Will Greencoat need to prop up the wind farm with more cash? It remains a bit of a mystery why a wind farm in such difficulties has generated so many buyers but perhaps it's telling that the recent price tag was not disclosed.

Monday, 23 September 2019

ESB Profits show that Wind Energy has not Reduced Reliance on Fossil Fuels

ESB operate most of the fossil fuel powered generators in Ireland. Their gas, peat and coal generating plants amount to about 3,400 MW. Hydro about 400MW and wind about 450MW. So about 80% of their generation is from fossil fuel sources.

Given that Ireland now has in total about 3,500MW of wind, we should, if the wind energy supporters are right, see wind energy eroding profits in ESB generation.

But their latest results show that their Generation and Trading business has increased it's profits by    € 26 million to € 70 million. Although there was lower running in Moneypoint, this was more than offset by a higher margin in gas plants

A breakdown of this profit is not given, but we can safely assume that most of it came from fossil fuel generation since that comprises 80% of their business as I have shown above. It is indicative that during the same period, there was an impairment charge (i.e. a write down) of €1.8 million for a wind farm.

So almost a decade on from Ireland's Renewable Energy Action Plan which stated that :

Renewable energy reduces dependence on fossil fuels, improves security of supply, and reduces greenhouse gas emissions creating environmental benefits while delivering green jobs to the economy, thus contributing to national competitiveness. 

 we can now see that wind energy does not reduce dependence on fossil fuels, rather, it maintains dependence on it.

Sunday, 22 September 2019

The Motor Industry is Unsustainable because of Debt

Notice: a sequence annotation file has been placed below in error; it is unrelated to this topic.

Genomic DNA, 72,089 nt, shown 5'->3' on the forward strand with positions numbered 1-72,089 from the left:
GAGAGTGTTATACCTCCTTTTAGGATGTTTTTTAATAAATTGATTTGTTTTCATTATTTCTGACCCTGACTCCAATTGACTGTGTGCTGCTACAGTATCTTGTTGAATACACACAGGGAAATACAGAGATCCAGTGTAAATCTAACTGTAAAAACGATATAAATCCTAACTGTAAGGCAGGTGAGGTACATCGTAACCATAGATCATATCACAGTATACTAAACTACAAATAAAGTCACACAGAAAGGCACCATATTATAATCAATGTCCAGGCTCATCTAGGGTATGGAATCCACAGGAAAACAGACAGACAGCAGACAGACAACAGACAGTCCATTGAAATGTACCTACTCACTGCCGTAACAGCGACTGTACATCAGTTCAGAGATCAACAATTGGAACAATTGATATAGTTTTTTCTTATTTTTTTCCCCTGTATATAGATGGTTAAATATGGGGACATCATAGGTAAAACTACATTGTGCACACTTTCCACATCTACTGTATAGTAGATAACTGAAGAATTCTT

Gross new lending for car purchase was €2.1 billion over the past twelve months, the largest amount of new lending recorded since the series began. Non-PCP hire purchase agreements were the main driver of the increase in new lending
- The Central Bank of Ireland, August 2019

The number of motor cars could be reduced, if the Government really wanted to do it, by capping car loans for petrol and diesel vehicles. 

Instead, they prefer the more trendy and coffers-friendly solution of carbon taxes. 

Saturday, 29 June 2019

Double Standards in new Trade Deal

Climate Change was the number one issue in the recent European Elections here in Ireland. Within a few weeks of the results however, the EU and South America signed a new trade deal that will increase global emissions and put more pressure on Brazil's rainforests.

The deal will allow 100,000 tonnes of beef to be exported across 4,000 miles to the EU increasing shipping emissions. More rainforests will need to be cleared to meet this demand, putting EU priorities at odds with the environmental significance attached to these forests.

The farming lobby are now starting to see through the duplicitous nature of the EU. Perhaps this is the beginning of a much needed examination of Ireland's relationship with the EU and the climate agenda that drives much of Irish politics.
I do not think they will take the Paris Climate Accord seriously at all. They will do whatever suits themselves. Once this deal is over the line, we will pay the consequences for that beef coming in.
It goes to show you the double standards, the double speak that they would allow that volume of beef come in. There is already almost close to 300,000t coming in already and you hear stories about rainforests cut down week on week to facilitate more agricultural production in Brazil.
If they were serious about climate change, they would have found some other way around it other than bringing in that volume of beef. [Farmers Journal].